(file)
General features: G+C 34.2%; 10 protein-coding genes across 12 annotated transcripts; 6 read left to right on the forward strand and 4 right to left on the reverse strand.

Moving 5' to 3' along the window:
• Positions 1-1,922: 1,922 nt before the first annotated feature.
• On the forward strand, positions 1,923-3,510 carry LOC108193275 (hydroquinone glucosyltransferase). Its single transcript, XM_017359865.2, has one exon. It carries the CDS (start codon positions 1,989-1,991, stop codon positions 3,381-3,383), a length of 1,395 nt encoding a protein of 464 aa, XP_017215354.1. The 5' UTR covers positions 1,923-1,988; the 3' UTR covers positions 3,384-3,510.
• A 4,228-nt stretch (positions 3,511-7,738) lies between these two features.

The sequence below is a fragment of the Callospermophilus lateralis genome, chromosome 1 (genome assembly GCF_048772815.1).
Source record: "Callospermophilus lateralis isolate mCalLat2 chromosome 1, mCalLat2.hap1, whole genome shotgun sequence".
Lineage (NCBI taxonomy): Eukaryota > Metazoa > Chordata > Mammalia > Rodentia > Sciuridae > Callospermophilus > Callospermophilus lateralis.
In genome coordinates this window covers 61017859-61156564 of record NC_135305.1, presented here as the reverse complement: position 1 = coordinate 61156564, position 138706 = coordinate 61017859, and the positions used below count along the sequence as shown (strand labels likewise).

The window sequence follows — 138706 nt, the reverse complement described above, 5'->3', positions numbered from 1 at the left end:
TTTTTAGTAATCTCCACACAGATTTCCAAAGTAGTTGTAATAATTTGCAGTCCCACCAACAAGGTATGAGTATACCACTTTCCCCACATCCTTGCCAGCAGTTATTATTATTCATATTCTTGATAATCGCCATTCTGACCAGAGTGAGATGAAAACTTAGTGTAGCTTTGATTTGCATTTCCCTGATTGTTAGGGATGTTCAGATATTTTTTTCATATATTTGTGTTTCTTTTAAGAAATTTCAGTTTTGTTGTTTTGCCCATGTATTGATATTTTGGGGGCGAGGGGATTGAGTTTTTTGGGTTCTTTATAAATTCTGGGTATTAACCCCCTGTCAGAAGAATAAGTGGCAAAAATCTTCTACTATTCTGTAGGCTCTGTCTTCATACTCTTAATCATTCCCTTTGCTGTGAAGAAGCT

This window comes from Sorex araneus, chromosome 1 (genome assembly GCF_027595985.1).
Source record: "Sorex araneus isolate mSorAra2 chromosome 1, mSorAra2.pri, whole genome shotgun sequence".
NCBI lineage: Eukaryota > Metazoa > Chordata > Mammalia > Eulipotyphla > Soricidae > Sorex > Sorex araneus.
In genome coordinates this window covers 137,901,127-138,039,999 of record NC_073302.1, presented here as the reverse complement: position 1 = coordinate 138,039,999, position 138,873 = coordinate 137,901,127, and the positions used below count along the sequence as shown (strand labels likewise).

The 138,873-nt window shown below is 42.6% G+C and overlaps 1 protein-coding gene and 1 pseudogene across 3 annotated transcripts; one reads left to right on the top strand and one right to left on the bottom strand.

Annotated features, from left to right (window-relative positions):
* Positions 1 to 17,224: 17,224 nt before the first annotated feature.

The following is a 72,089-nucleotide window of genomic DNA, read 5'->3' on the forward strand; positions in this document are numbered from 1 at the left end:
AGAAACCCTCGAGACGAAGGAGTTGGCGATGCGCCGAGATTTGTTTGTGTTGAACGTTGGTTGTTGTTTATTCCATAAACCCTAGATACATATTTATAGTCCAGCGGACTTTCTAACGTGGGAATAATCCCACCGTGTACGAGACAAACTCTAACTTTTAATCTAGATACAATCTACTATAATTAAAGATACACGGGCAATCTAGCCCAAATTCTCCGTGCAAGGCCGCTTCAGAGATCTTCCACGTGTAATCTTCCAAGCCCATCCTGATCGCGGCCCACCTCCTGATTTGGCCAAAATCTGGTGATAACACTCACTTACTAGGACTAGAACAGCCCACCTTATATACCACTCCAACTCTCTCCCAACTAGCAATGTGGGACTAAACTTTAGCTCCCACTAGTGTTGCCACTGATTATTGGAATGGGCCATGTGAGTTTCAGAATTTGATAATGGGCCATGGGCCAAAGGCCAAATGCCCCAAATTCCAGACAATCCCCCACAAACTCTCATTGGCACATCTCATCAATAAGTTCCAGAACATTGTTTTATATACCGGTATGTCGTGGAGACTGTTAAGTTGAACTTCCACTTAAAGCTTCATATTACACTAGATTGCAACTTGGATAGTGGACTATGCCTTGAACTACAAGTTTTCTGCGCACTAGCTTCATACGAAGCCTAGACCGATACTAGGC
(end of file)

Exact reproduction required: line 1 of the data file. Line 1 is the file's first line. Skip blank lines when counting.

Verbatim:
General features: G+C 34.2%; 10 protein-coding genes across 12 annotated transcripts; 6 read left to right on the forward strand and 4 right to left on the reverse strand.